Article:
Monday, March 4, 2013

Yeats Country

“Everything is changed, changed utterly.  A terrible beauty is born.”—W.B. Yeats

Over the previous week, our group took a five day journey into and around Northern Ireland, experiencing the island in new and powerful ways.  We visited Derry, Bushmills, Slieve League, explored Donegal town, Sligo, Kellybegs and took a driving tour through the land known simply as ‘Yeats Country’.   The sheer amount of history, beauty and culture that we saw gave us a new and profound respect for this battle worn country, reminding us of Ireland’s recently violent past.  From the majestic power of Slieve League to the bloody innocence of Derry, our journey North was an invaluable experience.

In a country so shaped by the willpower of its people and the beauty of its land, it is small wonder that a poet as famous as William Butler Yeats would find his inspiration here.  Known worldwide for his powerful writing and political involvement, W.B. Yeats has left a permanent mark on Irish history.  He was awarded the Nobel Prize for Literature in 1923 and as a member of the IRA, he saw first-hand some of the greatest changes in Ireland’s recent history—experiencing the 1922 independence of Ireland by becoming its Senator.  He managed to maintain a balance between his poetry and his politics, his writing bringing both the passionate endurance of the Irish people while still listening to the serene beauty of the landscape he called home.  Many of his most famous poems are about County Sligo, where our group took several hours to simply drive through the picturesque countryside.  It is easy to see where Yeats found his inspiration.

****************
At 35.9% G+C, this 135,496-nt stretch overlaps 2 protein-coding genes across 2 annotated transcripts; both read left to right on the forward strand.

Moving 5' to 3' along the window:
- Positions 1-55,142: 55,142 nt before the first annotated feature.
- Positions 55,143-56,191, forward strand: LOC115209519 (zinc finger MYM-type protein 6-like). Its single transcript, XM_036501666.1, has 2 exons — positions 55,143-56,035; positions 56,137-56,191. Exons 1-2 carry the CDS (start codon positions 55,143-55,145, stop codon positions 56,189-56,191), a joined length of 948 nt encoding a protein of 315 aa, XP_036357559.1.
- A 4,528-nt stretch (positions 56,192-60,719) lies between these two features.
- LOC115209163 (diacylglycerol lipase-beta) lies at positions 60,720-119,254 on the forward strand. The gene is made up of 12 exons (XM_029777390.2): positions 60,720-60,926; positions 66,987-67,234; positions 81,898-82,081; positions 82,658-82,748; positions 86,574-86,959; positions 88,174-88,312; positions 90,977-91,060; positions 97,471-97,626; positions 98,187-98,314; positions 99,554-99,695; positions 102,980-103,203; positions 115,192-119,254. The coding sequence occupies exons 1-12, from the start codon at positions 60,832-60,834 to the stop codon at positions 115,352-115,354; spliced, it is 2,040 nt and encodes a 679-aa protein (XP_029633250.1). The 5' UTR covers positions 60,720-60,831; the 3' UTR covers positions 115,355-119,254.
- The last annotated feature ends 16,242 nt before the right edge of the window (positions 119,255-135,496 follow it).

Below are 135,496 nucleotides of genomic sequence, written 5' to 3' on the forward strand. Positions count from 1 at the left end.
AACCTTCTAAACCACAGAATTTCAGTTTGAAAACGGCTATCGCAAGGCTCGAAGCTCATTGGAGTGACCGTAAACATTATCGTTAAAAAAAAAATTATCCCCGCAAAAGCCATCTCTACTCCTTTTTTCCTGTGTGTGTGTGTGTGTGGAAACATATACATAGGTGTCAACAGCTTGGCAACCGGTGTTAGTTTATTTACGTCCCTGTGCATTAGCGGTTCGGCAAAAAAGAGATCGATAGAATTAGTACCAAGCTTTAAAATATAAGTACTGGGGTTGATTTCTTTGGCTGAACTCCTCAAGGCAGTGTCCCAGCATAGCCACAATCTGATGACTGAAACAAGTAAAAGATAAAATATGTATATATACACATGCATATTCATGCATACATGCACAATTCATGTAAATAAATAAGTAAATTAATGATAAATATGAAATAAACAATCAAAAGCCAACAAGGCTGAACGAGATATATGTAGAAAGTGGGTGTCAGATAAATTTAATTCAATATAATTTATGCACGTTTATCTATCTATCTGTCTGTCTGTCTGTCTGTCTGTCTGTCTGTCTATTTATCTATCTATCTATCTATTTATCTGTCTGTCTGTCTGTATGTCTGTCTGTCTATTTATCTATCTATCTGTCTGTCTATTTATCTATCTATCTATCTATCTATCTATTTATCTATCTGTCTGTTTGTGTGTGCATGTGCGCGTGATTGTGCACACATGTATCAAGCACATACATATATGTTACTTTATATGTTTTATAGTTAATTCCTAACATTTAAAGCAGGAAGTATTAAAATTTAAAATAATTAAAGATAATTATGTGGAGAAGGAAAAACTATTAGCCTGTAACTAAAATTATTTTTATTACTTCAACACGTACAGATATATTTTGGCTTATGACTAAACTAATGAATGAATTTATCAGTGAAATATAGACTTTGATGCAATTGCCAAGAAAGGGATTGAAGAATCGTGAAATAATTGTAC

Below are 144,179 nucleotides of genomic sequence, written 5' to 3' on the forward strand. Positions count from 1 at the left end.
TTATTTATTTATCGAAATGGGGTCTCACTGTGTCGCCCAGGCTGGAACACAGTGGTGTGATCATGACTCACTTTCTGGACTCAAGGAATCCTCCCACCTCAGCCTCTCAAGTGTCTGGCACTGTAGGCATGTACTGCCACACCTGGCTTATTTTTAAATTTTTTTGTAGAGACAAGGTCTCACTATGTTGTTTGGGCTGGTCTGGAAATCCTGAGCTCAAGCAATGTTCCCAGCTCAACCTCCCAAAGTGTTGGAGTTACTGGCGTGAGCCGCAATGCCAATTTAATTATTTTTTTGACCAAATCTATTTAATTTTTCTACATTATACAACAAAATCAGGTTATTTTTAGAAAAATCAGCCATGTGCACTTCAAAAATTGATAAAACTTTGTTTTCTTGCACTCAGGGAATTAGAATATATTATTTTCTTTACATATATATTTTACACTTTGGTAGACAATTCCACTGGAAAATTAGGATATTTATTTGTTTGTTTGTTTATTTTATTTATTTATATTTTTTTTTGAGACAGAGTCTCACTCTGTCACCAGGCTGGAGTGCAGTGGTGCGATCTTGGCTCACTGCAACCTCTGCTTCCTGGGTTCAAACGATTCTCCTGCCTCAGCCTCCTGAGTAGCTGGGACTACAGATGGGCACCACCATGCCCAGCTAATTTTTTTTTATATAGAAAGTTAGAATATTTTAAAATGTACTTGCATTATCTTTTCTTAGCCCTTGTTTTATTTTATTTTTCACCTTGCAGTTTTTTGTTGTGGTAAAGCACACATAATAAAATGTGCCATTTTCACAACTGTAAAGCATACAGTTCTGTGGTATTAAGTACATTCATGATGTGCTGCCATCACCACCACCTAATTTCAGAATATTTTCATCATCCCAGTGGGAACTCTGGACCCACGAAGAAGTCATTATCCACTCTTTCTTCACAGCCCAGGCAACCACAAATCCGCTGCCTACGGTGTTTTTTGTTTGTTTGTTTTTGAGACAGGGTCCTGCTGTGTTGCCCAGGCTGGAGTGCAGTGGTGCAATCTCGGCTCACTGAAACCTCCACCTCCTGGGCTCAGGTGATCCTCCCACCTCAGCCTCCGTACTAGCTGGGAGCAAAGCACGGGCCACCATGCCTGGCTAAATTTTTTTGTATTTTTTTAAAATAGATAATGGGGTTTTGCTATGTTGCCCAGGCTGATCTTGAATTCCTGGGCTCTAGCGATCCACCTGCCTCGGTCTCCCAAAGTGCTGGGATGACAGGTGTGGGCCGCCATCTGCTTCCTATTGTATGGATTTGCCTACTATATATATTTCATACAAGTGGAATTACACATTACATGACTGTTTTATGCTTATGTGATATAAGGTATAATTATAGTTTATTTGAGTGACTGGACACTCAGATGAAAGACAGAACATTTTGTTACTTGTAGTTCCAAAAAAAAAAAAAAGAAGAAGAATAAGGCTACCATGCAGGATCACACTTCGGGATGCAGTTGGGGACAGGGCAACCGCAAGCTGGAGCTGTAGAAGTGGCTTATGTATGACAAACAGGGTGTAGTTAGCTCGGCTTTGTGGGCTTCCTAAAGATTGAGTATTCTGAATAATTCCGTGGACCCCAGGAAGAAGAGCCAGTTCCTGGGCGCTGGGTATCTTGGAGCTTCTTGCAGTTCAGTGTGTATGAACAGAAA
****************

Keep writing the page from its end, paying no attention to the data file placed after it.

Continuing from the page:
Our study of Yeats did not end with touring his homeland, however.  In fact, we began with the end—the first stop of our trip being the graveyard at Drumcliffe in County Sligo, which is known for being the final resting place of Yeats.  Surrounded by the rugged terrain of this region, Drumcliffe bears a majestic serenity that slows the gears of progress.  The church is shaded by massive oak trees, their sprawling limbs twisting into the chill, Irish air.  Moss covered gravestones and vine bearing walls soften the stone surrounding Drumcliffe Abbey, the only sounds arising from flitting song birds and a quiet wind’s hollow breath.

While exploring the grounds, I discovered multiple references toward Yeats’ work—one of the newest sculptures to be added was inspired by Yeats’ ‘He Wishes for the Cloths of Heaven’.  It took me a while to find the poet’s grave, but once I did I was struck by the strangest feelings.  I’ve read Yeats’ work for years and during the past month in Ireland, we have discussed his influence multiple times.  So to stand near his final resting place filled me with a sudden appreciation for human mortality and writing’s immortality.  W.B. Yeats has not taken a breath since January 28th, 1939 and yet still he speaks, filling the world with the voice of the past and the prophecy of the future. 

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